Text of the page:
Saturday, July 05, 2014

When I Become Unrecognizable

Disclaimer: This post will quite possibly read as self-centered and shallow. I know we all have problems, and I'm not writing about big ones here, but they matter to me. Feel free to skip it, but it's what I'm thinking about.

It's inevitable as we age for our appearance to change.

I am mentally aware of this fact. Seeing it unfold before my eyes and become viscerally real is sometimes a challenge.

This past week, I was at the Young Women Camp my church holds each year. I come most years, just to help out in any way I can. Over the last 20 years or so, I've been there in many capacities, from being totally in charge of the whole thing to being an assistant in the kitchen. It doesn't matter where you serve in God's kingdom, just that you're willing, and camp is a great place to be reminded of that.

It's also a great place to be reminded that one is nearing 50 years old. That amazes me. While I'm still very, very healthy, I can tell things are changing, and at a suddenly accelerated pace. Never before at camp have I had so many aching body parts, wished so earnestly for an air mattress (I usually sleep just fine on the ground), and actually found myself unrecognizable in the photos. As in, "Wait, is that ME? With that, that neck thing going on??" Ah the changes time will make.  I read a book about that once (Nora Ephron's delightful book I Feel Bad About My Neck) but never thought it would be about me. Now my neck is showing my age. Darn.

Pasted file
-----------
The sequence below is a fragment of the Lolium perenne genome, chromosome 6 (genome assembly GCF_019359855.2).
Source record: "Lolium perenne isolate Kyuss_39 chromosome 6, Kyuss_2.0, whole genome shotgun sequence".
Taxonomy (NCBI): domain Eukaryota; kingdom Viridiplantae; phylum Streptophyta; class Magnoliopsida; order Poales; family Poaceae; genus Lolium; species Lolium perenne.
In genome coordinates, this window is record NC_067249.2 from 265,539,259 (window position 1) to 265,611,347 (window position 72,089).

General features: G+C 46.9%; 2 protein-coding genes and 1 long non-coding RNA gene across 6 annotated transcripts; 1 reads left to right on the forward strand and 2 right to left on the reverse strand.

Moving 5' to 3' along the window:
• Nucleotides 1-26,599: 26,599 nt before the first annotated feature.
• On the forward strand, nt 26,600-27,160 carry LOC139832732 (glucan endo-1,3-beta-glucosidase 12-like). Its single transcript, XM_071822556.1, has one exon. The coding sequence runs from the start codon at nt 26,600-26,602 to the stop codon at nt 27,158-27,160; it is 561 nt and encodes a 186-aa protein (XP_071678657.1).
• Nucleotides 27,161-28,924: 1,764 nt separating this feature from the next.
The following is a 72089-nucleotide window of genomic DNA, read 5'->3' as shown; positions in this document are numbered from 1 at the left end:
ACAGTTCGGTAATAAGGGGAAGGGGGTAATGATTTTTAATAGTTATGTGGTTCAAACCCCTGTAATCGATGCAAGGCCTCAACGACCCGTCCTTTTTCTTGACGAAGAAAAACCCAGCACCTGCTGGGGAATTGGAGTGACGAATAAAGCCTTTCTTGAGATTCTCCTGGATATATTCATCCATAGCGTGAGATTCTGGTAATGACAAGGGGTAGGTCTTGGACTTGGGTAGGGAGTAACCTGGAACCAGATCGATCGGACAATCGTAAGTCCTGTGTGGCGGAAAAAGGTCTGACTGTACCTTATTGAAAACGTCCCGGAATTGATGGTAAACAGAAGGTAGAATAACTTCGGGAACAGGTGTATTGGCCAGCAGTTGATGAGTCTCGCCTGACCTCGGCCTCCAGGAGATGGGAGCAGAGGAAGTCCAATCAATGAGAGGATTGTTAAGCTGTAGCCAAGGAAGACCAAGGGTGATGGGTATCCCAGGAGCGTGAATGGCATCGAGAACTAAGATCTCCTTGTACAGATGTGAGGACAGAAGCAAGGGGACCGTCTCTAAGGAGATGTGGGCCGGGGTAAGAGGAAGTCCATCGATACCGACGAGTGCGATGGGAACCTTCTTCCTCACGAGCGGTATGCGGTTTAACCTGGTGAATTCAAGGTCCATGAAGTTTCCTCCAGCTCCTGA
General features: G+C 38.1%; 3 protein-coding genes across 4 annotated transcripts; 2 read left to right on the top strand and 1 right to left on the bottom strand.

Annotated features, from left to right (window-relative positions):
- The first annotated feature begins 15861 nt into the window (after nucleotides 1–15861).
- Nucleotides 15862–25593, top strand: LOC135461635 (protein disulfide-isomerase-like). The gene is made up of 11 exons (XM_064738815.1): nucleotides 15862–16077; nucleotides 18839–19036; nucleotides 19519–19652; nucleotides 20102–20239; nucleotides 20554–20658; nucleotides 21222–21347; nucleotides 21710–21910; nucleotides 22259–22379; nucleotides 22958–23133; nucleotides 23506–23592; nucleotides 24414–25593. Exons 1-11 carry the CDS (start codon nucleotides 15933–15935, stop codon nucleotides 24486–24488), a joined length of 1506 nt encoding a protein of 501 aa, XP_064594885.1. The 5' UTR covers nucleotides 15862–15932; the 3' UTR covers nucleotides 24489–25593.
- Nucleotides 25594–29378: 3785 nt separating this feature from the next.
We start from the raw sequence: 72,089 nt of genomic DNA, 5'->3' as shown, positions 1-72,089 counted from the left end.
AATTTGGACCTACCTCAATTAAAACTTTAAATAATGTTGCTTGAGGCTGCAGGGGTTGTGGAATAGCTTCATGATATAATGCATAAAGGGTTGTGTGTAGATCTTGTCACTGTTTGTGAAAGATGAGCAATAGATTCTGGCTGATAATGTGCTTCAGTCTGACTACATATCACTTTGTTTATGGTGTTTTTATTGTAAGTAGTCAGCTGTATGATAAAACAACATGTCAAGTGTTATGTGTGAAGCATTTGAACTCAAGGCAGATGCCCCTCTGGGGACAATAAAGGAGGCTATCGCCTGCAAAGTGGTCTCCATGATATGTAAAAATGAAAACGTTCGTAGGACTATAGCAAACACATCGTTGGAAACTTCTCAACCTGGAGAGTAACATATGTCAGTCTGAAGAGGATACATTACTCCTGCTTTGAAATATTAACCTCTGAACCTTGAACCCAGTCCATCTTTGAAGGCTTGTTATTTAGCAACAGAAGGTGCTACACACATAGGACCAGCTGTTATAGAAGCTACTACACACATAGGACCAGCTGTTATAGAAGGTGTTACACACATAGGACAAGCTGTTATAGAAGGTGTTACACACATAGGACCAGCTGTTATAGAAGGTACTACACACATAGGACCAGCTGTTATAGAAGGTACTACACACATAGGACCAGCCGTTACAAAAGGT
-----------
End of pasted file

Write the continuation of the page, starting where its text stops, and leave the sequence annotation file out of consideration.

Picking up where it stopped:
As if my belly wasn't already on the job. That's the other thing about the photos. I've gained a lot of weight in the last year, thus my body shape and the way I move are so foreign to me when I do become aware of them that it's difficult to take in.

I promise this is not a midlife crisis (though I do have a longboard in my amazon cart, does that count?) or a whine (in spite of the neck comments) but it is a moment of pause. I love being at camp. I always pray and hope that I'll be asked back once again, and even though every year I think the planners really do try to leave me out in order to give me a break, a space always seems to open up for me. I'd miss it terribly if it didn't. I mean, look at this morning light! And these girls! Their radiance helps keep me alive. It fills me with light to get through another year.

Next year though, I need to be more ready. Ready to hike and carry a pack for 24 hours and sleep in the woods and be stronger.

Ready to not make my body carry around too much stress and pain and worry. It's time to let these things go.

It's good to have reminders. I want to see myself in photos. Even an aging, maturing self. I'm not looking for my 20-year old self, just someone not so burdened by life that the aging happens too quickly. I figure I've got at least another 45 years to hang around, so I need to be ready for the long haul.

I know this is cliche. That so many get to "a certain age" and have the Holy Cow! epiphany of wondering who is looking back in the mirror. For me it's not the mirror. It's photos. The mirror is kind, perhaps too kind, with only daily, incremental changes showing up. I feel okay when I look in the mirror. The photos show leaps and lurches from my perception to reality, and they never fail to alarm me.

I also promise that I'm not particularly vain. I'm just me. I still have my twinkly eyes and my nice smile, and that's good. I also have great hair. For which I'm grateful. So all is well.

I'd just like to keep it that way. I want to be doing this for a lot more years.

sneaky photo by my co-leader, Lisa.